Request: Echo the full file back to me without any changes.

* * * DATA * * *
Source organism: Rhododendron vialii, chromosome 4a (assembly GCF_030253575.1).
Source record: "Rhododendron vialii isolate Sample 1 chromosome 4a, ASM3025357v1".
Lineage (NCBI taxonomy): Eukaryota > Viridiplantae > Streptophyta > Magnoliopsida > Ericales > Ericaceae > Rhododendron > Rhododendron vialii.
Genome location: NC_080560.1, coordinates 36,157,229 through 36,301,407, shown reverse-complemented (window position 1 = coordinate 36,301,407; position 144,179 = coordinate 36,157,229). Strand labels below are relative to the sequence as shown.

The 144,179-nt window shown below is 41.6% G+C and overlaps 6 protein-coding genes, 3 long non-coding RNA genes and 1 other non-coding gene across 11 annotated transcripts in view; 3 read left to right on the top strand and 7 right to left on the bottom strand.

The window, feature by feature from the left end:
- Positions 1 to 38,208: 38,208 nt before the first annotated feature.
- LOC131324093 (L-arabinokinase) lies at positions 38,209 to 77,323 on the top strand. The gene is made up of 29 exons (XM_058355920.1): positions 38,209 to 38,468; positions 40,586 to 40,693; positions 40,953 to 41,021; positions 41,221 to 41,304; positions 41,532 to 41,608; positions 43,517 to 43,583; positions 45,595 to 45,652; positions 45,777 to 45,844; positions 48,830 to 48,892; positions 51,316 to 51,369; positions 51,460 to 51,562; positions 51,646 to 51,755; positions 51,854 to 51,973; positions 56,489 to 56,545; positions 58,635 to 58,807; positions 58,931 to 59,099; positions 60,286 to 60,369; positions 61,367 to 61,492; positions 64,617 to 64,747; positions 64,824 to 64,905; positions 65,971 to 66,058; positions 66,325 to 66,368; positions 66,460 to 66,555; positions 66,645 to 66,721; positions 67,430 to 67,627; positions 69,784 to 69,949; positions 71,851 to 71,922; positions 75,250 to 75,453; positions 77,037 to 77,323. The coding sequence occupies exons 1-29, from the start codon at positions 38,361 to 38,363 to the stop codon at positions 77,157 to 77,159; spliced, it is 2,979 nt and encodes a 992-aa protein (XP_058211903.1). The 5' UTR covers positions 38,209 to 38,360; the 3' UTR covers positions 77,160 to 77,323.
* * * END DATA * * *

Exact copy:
Source organism: Rhododendron vialii, chromosome 4a (assembly GCF_030253575.1).
Source record: "Rhododendron vialii isolate Sample 1 chromosome 4a, ASM3025357v1".
Lineage (NCBI taxonomy): Eukaryota > Viridiplantae > Streptophyta > Magnoliopsida > Ericales > Ericaceae > Rhododendron > Rhododendron vialii.
Genome location: NC_080560.1, coordinates 36,157,229 through 36,301,407, shown reverse-complemented (window position 1 = coordinate 36,301,407; position 144,179 = coordinate 36,157,229). Strand labels below are relative to the sequence as shown.

The 144,179-nt window shown below is 41.6% G+C and overlaps 6 protein-coding genes, 3 long non-coding RNA genes and 1 other non-coding gene across 11 annotated transcripts in view; 3 read left to right on the top strand and 7 right to left on the bottom strand.

The window, feature by feature from the left end:
- Positions 1 to 38,208: 38,208 nt before the first annotated feature.
- LOC131324093 (L-arabinokinase) lies at positions 38,209 to 77,323 on the top strand. The gene is made up of 29 exons (XM_058355920.1): positions 38,209 to 38,468; positions 40,586 to 40,693; positions 40,953 to 41,021; positions 41,221 to 41,304; positions 41,532 to 41,608; positions 43,517 to 43,583; positions 45,595 to 45,652; positions 45,777 to 45,844; positions 48,830 to 48,892; positions 51,316 to 51,369; positions 51,460 to 51,562; positions 51,646 to 51,755; positions 51,854 to 51,973; positions 56,489 to 56,545; positions 58,635 to 58,807; positions 58,931 to 59,099; positions 60,286 to 60,369; positions 61,367 to 61,492; positions 64,617 to 64,747; positions 64,824 to 64,905; positions 65,971 to 66,058; positions 66,325 to 66,368; positions 66,460 to 66,555; positions 66,645 to 66,721; positions 67,430 to 67,627; positions 69,784 to 69,949; positions 71,851 to 71,922; positions 75,250 to 75,453; positions 77,037 to 77,323. The coding sequence occupies exons 1-29, from the start codon at positions 38,361 to 38,363 to the stop codon at positions 77,157 to 77,159; spliced, it is 2,979 nt and encodes a 992-aa protein (XP_058211903.1). The 5' UTR covers positions 38,209 to 38,360; the 3' UTR covers positions 77,160 to 77,323.